14/11/2016 10:03 GMT | Updated 11/11/2017 05:12 GMT

We're Misung Social Media - And It's Ruining Democracy

Following both Brexit and the US Election something has struck me: My social media intake is extremely partisan.

I know I am not alone in this. The notion that we seek out journalistic sources which confirm our own views and coddle our biases is not novel, but conforming to it squanders the potential utility of social media as a democratic tool.

Brexit and the US election have demonstrated the stark divisions within the UK and the US. The results almost perfectly compartmentalised each nation into the left and right wing; the urban and the rural; the liberal and the conservative. Most worryingly, they are scornful divisions without dialogue or empathy, and sometimes entirely lacking in comprehension.

It is possible that modern society itself has become more fractured. One could posit any number of reasons why this might be, but it is puzzling that in an age where social media offers the opportunity to bridge gaps and better understand each other, we are all becoming more and more entrenched.


©️ Shutterstock

There has been a lot of political outrage on Facebook, Twitter etc. concerning these seismic political events, and there is doubtless great value in people voicing their concerns so freely, but it is extremely rare to see anything conciliatory. It is validation, not conversation, which is invariably sought.

That outrage often appears to be rooted in an inability to understand where the other side is coming from. If we reach a point at which we pose solely rhetorical questions and purport to engage only for affirmation, discarding entirely other viewpoints, we reach a point of no return, and we damage irreparably our ability to work together in a functioning democratic system.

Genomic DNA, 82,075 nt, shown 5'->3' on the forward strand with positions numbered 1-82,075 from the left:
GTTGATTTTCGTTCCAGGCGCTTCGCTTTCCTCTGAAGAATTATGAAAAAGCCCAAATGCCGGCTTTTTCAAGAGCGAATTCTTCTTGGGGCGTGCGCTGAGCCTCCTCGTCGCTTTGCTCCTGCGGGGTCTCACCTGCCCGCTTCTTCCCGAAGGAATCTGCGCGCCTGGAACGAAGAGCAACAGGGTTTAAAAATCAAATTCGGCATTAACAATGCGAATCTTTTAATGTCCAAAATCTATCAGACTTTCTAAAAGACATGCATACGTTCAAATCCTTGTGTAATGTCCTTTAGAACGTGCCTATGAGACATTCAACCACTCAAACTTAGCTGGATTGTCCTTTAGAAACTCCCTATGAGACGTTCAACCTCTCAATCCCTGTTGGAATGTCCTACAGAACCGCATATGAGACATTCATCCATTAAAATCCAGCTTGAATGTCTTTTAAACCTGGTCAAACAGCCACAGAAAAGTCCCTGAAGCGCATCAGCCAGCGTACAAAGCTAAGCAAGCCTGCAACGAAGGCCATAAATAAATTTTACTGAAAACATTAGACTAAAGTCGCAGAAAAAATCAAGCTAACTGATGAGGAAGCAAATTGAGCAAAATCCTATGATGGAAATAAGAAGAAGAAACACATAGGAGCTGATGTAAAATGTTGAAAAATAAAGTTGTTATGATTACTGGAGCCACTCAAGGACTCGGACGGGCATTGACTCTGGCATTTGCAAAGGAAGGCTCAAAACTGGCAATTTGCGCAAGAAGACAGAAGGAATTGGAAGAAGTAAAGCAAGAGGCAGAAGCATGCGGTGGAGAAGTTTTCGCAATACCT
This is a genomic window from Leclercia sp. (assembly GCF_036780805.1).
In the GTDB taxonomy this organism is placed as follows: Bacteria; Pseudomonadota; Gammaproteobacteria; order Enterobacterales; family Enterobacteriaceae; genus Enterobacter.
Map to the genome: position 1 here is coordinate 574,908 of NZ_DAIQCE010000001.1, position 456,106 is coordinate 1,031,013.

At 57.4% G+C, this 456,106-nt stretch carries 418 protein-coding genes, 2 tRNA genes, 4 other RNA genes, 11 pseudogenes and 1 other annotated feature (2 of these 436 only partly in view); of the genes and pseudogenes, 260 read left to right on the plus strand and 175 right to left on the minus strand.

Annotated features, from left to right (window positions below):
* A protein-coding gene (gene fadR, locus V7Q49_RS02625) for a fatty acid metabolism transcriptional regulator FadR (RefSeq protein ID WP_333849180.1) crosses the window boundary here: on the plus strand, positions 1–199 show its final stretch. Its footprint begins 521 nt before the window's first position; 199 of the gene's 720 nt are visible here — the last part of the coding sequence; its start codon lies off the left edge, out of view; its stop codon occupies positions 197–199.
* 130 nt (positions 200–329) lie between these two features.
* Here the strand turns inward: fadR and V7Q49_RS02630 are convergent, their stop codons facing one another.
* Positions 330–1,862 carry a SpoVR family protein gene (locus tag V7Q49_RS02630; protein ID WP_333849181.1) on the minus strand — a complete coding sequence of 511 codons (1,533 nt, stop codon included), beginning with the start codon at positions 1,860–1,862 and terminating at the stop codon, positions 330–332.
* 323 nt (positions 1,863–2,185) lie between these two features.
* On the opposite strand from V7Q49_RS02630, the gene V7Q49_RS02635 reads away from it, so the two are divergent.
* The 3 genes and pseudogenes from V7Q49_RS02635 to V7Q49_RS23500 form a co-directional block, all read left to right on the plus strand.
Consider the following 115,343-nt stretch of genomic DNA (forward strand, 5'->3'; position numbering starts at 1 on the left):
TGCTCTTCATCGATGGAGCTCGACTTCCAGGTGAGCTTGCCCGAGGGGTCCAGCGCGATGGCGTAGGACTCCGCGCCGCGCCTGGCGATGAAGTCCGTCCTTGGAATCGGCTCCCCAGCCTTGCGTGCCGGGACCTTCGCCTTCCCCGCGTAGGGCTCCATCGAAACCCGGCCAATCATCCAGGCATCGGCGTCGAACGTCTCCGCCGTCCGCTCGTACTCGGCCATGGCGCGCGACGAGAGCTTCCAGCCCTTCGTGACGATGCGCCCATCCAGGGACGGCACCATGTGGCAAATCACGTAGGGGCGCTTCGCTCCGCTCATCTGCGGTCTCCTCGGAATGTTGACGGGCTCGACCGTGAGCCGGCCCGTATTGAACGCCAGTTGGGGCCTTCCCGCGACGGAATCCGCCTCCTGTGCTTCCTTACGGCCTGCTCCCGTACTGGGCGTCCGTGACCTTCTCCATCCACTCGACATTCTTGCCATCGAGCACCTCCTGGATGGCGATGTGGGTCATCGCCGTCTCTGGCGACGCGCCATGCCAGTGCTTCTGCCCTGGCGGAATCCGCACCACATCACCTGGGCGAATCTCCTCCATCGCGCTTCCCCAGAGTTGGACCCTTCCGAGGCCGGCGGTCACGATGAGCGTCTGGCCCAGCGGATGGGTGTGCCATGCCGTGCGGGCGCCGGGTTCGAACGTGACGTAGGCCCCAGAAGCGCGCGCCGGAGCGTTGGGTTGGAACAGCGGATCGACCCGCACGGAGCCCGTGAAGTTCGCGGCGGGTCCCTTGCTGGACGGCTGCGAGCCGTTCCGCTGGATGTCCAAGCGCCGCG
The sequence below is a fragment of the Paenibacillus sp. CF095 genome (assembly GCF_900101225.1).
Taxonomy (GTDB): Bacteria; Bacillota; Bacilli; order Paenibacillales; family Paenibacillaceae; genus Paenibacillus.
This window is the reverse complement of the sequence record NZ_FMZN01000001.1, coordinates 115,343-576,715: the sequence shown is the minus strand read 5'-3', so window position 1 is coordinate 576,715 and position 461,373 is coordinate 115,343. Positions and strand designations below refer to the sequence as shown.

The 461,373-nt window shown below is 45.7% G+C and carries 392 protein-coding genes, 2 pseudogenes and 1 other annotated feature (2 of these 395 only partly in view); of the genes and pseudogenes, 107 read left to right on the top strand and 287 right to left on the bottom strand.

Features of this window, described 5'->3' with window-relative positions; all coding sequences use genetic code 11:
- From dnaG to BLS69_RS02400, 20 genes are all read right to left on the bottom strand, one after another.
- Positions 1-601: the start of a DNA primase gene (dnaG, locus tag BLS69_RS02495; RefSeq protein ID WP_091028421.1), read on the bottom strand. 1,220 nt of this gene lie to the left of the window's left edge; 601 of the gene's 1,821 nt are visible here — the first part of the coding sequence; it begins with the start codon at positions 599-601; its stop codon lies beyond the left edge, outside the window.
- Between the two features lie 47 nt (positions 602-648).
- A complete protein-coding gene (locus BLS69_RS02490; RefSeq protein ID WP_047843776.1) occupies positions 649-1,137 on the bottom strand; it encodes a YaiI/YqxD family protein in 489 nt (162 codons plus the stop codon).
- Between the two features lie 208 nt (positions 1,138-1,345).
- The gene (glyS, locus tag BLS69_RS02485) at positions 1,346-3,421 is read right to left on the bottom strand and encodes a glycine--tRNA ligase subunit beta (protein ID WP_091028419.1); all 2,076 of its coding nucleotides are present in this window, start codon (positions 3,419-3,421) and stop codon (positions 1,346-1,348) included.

"How can she vote for a mysognist?" "How can he vote for a criminal?" In the immortal words of Kanye West, that's a pretty bad way to start a conversation.

There is no obvious solution. Listening, reflecting and identifying would help, as would welcoming debate rather than shutting it down with incredulity or insult.

But we also have the opportunity to use social media to broaden our horizons. If not to adopt other viewpoints, then at least to open our minds to them so that we can better understand each other.

Below are a spread of top Twitter handles you might not already follow from a variety of political leanings. Please follow some or all of them, and add any further suggestions you have in comments below. You will disagree with a lot of what they say, but that's precisely the point.

The Conservative Voice (US)

@MichelleMalkin - Author, blogger, policital commentator

@benshapiro - Political commentator, author, radio talk show host, and attorney

The Libertarian Voice (US)

@GovGaryJohnson - That Aleppo moment was unfortunate, but he gave a great account of his policies on the Freakonomics podcast

@MaryAnastasiaOG - Mary O'Grady, Wall Street Journal Columnist and relentless President Obama critic

The Liberal Voice (US)

@TrevorNoah - Host of The Daily Show and hilarious political commentator

@DrJillStein - US Green Party Candidate for President, doctor, environmentalist

The Conservative Voice (UK)

@MrHarryCole - The Sun's Westminster Correspondent. An essential account from the heart of Westminster

@DouglasCarswell - UKIP's only MP and staunch brexiteer

The Liberal Voice (UK)

@ChukaUmunna - Labour MP for Streatham and former Shadow Business Secretary. Ran for Labour leadership before dropping out for personal reasons

@pollytoynbee - Guardian Columnist and former BBC social affairs editor